A Short History of Chemistry
A Short History of Chemistry
by Isaac Asimov
Edition: Paperback
15 used & new from CDN$ 62.73

5.0 out of 5 stars After forty years, still the best short history, July 17 2004
Even though this book was written forty years ago and there have been many advances in chemistry since then, it remains the best introduction to chemistry available. Isaac Asimov is still the best explainer of science that has ever existed and he was never better than when writing this book. Although Asimov was capable of writing in all areas of science, he was trained as a chemist, so in this case he was writing about the subject that he knew the most about.
The understanding of the elements that led to the modern periodic table did not come easy. There were many false starts and partial truths that were presented, refuted and remodeled. Asimov takes you through all of this historical record, emphasizing that scientific "truth" is an evolutionary process. The "Aha!" moment is a very rare event in science. Most discoveries are the results of months or years of painstaking research and few are definitive. Some of the main advances started as intelligent suppositions that were not verified for decades.
Written at the level of the intelligent high school student, this is the best introduction to the intellectual struggles that forged (literally and figuratively) our current knowledge of chemistry.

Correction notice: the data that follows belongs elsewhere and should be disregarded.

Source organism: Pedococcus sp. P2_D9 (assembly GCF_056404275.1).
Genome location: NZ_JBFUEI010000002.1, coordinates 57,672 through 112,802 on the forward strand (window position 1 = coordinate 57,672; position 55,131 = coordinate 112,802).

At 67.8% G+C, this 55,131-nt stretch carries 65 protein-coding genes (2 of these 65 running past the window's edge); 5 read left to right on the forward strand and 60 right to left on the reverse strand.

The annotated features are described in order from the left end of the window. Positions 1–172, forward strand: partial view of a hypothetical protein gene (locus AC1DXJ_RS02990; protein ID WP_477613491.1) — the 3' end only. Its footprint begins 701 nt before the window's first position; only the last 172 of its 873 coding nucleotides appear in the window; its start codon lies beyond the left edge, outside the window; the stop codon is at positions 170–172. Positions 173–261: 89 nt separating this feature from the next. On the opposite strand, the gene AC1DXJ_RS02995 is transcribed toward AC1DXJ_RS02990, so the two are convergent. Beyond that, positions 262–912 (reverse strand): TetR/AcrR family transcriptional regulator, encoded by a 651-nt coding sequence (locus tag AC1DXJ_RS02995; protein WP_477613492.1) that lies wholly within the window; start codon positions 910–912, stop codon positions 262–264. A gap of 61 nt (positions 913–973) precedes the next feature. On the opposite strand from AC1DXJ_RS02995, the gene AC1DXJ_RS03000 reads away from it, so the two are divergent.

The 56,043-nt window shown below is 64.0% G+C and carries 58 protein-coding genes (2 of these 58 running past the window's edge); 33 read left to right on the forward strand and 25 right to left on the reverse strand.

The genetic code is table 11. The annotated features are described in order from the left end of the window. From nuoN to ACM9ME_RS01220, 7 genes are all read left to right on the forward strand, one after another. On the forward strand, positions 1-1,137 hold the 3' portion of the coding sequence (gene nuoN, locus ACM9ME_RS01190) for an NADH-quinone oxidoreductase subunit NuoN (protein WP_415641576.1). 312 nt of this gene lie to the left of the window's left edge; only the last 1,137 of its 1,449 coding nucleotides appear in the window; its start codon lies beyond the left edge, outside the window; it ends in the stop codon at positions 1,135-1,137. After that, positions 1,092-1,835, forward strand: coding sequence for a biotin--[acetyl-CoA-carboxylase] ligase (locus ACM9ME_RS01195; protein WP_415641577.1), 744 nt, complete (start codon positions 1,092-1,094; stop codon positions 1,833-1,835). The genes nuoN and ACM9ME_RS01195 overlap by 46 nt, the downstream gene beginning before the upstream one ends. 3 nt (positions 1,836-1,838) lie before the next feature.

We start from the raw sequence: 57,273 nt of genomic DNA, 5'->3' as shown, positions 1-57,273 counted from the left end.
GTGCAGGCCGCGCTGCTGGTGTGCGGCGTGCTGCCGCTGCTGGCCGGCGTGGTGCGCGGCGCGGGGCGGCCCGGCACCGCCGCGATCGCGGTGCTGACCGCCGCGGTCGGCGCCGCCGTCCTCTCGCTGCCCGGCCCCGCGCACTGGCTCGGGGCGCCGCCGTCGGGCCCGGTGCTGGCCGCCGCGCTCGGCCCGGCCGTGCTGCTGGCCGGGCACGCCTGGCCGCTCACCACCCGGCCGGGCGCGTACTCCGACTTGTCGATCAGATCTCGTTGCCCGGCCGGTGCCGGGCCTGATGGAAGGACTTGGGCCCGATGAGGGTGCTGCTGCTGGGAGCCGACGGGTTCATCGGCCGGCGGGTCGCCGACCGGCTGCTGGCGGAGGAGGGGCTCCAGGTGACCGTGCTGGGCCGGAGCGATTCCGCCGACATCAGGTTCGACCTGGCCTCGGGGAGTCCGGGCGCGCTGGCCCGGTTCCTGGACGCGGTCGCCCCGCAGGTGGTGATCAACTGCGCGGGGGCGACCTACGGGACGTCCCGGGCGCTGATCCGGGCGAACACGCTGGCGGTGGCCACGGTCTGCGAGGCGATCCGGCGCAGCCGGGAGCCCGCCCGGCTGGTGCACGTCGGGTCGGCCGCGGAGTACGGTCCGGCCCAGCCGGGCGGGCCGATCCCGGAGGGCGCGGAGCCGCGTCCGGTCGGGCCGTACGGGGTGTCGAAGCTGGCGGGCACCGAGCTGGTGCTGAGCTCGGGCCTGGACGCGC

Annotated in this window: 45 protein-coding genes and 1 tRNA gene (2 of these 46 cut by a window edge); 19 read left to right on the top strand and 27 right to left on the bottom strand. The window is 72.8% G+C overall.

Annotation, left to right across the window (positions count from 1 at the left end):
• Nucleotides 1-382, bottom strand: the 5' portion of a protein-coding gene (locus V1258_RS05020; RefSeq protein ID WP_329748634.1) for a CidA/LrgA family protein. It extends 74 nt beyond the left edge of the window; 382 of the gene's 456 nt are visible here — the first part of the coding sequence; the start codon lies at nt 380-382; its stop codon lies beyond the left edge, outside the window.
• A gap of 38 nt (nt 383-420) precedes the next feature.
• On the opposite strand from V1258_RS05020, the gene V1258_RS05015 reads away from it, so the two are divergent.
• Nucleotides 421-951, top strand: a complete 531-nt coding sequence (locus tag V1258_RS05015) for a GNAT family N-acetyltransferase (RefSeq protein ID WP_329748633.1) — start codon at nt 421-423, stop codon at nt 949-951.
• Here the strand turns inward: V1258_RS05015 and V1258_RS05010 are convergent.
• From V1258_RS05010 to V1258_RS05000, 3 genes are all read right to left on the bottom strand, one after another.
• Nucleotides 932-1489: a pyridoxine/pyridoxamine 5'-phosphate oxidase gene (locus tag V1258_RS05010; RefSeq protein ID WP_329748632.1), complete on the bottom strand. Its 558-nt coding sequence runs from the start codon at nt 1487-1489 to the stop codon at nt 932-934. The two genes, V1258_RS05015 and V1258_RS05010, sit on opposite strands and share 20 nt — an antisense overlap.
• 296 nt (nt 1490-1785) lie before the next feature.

A Wish for Wings That Work
A Wish for Wings That Work
by Berkeley Breathed
Edition: Library Binding
36 used & new from CDN$ 0.01

5.0 out of 5 stars A tale about Christmas, wishes and reality, July 17 2004
This is a delightful tale about Christmas, wishes and reality. Opus the penguin laments the fact that he cannot fly like the snow ducks. Therefore, he writes a letter to Santa Claus asking for wings that work. Before going to bed on the night before Christmas, he tells a snow duck that he will be flying on Christmas morning. However, as Santa is making his rounds, there is a malfunction of the sleigh connections and the sleigh is disconnected from the pulling reindeer. Santa's sleigh begins to sink in a cold, icy lake and Opus is awakened.